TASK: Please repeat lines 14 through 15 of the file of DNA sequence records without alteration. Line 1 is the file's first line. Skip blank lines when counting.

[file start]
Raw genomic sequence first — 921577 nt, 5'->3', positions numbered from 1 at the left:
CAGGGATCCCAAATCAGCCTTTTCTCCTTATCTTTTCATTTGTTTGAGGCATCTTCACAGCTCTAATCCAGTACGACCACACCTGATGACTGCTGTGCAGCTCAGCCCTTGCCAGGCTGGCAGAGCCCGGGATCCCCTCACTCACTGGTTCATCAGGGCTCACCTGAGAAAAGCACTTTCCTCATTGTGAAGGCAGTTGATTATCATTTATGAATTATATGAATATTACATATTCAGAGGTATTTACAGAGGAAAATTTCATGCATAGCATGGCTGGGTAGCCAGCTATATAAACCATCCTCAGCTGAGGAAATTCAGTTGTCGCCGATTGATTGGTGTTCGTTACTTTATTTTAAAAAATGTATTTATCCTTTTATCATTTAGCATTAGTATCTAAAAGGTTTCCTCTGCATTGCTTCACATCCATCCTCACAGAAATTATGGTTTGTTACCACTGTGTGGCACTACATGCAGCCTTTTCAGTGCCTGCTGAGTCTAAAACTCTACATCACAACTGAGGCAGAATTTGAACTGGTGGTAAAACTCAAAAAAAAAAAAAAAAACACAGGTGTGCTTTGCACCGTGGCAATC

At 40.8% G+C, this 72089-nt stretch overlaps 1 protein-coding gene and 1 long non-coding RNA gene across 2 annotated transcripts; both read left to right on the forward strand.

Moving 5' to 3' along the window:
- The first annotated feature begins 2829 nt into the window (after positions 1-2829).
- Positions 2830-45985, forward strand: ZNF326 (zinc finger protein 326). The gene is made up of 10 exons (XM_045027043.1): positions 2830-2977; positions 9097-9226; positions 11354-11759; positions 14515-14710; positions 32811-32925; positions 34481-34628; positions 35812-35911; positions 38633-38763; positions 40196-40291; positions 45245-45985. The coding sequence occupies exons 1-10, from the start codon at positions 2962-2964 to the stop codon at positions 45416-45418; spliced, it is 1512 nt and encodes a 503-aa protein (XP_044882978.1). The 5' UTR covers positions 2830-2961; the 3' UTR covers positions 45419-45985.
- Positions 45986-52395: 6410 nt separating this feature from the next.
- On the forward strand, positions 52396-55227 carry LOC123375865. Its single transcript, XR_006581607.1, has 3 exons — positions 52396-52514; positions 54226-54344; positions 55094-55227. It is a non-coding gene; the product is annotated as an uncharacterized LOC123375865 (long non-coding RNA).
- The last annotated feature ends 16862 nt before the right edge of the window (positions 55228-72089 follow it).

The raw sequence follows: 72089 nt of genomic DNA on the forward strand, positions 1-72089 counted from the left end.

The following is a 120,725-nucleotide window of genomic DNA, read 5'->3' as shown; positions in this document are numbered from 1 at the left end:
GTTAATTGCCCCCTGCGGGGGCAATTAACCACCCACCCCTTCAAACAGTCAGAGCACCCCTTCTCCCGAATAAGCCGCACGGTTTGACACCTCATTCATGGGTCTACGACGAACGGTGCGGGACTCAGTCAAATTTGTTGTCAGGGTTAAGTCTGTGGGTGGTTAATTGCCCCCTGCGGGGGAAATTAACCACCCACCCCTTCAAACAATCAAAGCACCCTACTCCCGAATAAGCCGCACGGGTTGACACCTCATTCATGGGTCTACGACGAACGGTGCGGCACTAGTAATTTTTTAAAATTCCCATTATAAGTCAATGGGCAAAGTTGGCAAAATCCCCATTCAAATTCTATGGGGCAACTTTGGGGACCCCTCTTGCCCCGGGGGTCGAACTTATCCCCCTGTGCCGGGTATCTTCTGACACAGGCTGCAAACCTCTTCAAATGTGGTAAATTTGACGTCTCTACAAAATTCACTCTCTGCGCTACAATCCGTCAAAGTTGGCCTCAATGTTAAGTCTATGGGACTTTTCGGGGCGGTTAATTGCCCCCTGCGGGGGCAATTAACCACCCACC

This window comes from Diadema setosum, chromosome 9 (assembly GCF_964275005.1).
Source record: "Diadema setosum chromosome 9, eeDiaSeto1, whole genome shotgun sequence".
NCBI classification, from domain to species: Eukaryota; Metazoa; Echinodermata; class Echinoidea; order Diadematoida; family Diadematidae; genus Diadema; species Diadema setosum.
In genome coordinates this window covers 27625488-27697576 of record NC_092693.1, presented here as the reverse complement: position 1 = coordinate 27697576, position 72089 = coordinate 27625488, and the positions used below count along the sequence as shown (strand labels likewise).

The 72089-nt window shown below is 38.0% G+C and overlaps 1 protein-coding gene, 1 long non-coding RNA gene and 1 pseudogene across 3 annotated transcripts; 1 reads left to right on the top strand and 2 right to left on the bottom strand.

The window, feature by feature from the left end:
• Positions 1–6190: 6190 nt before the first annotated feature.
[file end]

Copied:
Source record: "Diadema setosum chromosome 9, eeDiaSeto1, whole genome shotgun sequence".
NCBI classification, from domain to species: Eukaryota; Metazoa; Echinodermata; class Echinoidea; order Diadematoida; family Diadematidae; genus Diadema; species Diadema setosum.